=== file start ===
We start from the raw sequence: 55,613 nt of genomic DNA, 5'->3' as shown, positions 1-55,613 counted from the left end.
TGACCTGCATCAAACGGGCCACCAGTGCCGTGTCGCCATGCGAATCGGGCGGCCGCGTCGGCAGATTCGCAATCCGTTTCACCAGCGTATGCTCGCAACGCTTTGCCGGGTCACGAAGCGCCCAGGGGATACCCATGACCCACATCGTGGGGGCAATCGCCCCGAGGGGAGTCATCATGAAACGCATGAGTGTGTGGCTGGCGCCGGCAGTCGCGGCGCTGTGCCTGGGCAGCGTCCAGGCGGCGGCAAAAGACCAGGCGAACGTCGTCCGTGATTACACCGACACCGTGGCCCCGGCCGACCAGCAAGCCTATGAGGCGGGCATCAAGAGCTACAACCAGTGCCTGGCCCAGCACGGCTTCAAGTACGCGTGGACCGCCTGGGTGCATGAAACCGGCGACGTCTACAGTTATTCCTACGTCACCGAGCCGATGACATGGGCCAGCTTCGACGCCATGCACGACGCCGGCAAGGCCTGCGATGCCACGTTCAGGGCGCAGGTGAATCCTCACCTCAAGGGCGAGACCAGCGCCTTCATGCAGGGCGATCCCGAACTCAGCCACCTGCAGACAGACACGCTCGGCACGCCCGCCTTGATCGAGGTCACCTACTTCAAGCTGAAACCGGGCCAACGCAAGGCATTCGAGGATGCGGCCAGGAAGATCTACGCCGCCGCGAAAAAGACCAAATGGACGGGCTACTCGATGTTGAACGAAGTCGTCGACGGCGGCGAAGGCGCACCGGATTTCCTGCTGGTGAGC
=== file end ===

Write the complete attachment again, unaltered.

We start from the raw sequence: 55,613 nt of genomic DNA, 5'->3' as shown, positions 1-55,613 counted from the left end.
TGACCTGCATCAAACGGGCCACCAGTGCCGTGTCGCCATGCGAATCGGGCGGCCGCGTCGGCAGATTCGCAATCCGTTTCACCAGCGTATGCTCGCAACGCTTTGCCGGGTCACGAAGCGCCCAGGGGATACCCATGACCCACATCGTGGGGGCAATCGCCCCGAGGGGAGTCATCATGAAACGCATGAGTGTGTGGCTGGCGCCGGCAGTCGCGGCGCTGTGCCTGGGCAGCGTCCAGGCGGCGGCAAAAGACCAGGCGAACGTCGTCCGTGATTACACCGACACCGTGGCCCCGGCCGACCAGCAAGCCTATGAGGCGGGCATCAAGAGCTACAACCAGTGCCTGGCCCAGCACGGCTTCAAGTACGCGTGGACCGCCTGGGTGCATGAAACCGGCGACGTCTACAGTTATTCCTACGTCACCGAGCCGATGACATGGGCCAGCTTCGACGCCATGCACGACGCCGGCAAGGCCTGCGATGCCACGTTCAGGGCGCAGGTGAATCCTCACCTCAAGGGCGAGACCAGCGCCTTCATGCAGGGCGATCCCGAACTCAGCCACCTGCAGACAGACACGCTCGGCACGCCCGCCTTGATCGAGGTCACCTACTTCAAGCTGAAACCGGGCCAACGCAAGGCATTCGAGGATGCGGCCAGGAAGATCTACGCCGCCGCGAAAAAGACCAAATGGACGGGCTACTCGATGTTGAACGAAGTCGTCGACGGCGGCGAAGGCGCACCGGATTTCCTGCTGGTGAGC